Performance deteriorated steadily throughout the postnap period in the NO-NAP group. In the 10-NAP group, performance was slightly reduced at 2 minutes, and then stabilized. In the 30-NAP group, the postnap performance degraded considerably from the prenap level and was worse than the performance level in the 10-NAP condition throughout the postnap period. Hilditch concluded that during a night in which a person must remain awake, a short (ie, 10-minute nap ending at 4 AM) may help reduce impaired performance—at least up to 47 minutes postnap—with minimal sleep inertia upon awakening; by contrast, a 30-minute nap may significantly impair performance after awakening.

For employers interested in implementing a napping protocol, Hilditch told me the following: “Naps can be very beneficial for managing fatigue on shift, but employers and workers need to be aware of the risk of sleep inertia and manage it appropriately. What the best timing/duration of a nap should be will, to some extent, be determined by the operational environment. Even the best-planned naps may have different benefits/sleep inertia depending on the prior sleep/wake history of the individual.

“I think a buffer zone [ie, the time after a person awakens from a nap until the person returns to work] is a good idea, even if the nap has been planned to minimize sleep inertia. The problem is that, even with best nap planning, prior sleep/wake history of the individual can influence the depth of sleep in the nap and the potential resulting sleep inertia upon waking. So it’s always best to have a buffer zone to make sure you’re fully recovered.”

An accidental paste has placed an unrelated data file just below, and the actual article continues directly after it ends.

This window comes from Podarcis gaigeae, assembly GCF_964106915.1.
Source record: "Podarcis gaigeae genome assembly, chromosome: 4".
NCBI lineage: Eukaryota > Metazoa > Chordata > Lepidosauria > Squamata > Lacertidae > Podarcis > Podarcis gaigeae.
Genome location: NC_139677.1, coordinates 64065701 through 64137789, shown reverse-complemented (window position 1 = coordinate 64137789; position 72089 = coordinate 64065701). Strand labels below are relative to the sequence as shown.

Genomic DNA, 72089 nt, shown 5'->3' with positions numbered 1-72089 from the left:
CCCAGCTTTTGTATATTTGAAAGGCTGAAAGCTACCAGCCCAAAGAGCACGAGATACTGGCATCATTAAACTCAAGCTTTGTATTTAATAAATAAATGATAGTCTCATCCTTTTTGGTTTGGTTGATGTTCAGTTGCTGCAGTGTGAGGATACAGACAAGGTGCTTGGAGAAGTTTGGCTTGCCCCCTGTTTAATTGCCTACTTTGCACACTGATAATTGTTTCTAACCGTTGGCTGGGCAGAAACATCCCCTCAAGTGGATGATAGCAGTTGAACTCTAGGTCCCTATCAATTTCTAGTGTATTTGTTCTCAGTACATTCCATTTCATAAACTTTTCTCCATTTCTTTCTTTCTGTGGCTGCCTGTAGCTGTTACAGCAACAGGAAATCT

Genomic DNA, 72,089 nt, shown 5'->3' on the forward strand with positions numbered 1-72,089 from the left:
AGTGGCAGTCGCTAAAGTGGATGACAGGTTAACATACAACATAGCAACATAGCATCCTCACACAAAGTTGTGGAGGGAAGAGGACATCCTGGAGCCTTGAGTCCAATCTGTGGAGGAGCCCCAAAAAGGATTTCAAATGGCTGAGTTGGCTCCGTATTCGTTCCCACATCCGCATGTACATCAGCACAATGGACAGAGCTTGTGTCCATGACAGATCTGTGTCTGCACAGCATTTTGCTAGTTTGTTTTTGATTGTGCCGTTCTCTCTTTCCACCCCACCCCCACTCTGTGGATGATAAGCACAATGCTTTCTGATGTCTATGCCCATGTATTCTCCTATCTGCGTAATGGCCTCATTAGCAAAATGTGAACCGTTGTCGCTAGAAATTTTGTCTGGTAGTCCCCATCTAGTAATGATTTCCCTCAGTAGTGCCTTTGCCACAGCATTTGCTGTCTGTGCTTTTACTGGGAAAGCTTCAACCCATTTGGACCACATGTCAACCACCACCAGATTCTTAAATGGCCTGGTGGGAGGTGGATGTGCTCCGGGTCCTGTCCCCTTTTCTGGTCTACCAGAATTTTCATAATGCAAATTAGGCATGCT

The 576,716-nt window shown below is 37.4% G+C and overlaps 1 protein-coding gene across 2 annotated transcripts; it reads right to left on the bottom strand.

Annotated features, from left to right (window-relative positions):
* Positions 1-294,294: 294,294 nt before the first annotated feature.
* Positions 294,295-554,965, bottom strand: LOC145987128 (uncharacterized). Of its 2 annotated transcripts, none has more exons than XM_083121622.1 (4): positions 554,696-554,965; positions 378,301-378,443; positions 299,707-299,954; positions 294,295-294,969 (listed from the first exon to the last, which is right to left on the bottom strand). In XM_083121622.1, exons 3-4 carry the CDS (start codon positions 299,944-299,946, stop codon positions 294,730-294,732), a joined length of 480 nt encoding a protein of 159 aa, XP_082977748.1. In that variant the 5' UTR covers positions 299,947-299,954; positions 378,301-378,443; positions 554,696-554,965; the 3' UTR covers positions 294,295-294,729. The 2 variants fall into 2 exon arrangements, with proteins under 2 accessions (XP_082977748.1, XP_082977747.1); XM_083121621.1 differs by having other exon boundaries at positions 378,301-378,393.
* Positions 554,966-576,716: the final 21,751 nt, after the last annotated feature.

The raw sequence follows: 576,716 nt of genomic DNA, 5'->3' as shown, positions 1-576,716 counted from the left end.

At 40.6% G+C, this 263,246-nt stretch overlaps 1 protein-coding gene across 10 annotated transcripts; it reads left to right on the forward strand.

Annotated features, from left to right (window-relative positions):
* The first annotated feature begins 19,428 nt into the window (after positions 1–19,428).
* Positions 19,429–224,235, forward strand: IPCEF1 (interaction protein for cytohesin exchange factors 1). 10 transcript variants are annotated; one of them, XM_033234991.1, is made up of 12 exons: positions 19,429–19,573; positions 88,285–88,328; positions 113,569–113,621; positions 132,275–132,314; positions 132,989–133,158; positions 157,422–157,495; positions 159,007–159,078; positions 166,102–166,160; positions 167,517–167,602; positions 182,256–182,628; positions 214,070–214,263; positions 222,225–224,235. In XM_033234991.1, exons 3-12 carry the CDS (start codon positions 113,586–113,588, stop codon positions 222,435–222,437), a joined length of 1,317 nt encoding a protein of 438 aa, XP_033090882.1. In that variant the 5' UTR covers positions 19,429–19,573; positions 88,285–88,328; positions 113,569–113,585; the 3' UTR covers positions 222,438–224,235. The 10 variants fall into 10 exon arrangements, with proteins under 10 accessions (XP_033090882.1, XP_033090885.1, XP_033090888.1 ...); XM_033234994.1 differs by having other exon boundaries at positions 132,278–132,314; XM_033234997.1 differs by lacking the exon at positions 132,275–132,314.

Acknowledging that maintaining worker performance after a nap is important to consider when a company is weighing the benefits and risks of workers napping in the workplace, Hannah Mulrine and colleagues evaluated the effectiveness of naps of various durations (20 minutes, 40 minutes, or 60 minutes) on alertness and performance at 1.5 to 6 hours postnap in volunteers who underwent simulated night work or an extended wake period.4 After polysomnographically recording a baseline 8-hour time-in-bed, healthy young males underwent either 20 hours or 30 hours of sleep deprivation on four separate occasions. The sleep deprivation period was followed by a nap of 0, 20, 40, or 60 minutes. Subjective sleepiness, memory, and vigilance were measured at 1.5, 2, 2.5, 3, 4, 5, and 6 hours after the nap. Vigilance significantly improved after the 40-minute and 60-minute naps, compared to the 20-minute nap or no nap. Subjective sleepiness was significantly less after the 60-minute nap than after no nap. Mulrine concluded that naps of 40 minutes or 60 minutes show more prolonged benefits 1.5 to 6 hours after the nap, compared to a 20-minute nap or no nap. Mulrine recommends naps of 40–60 minutes for sustained improvement in cognitive performance.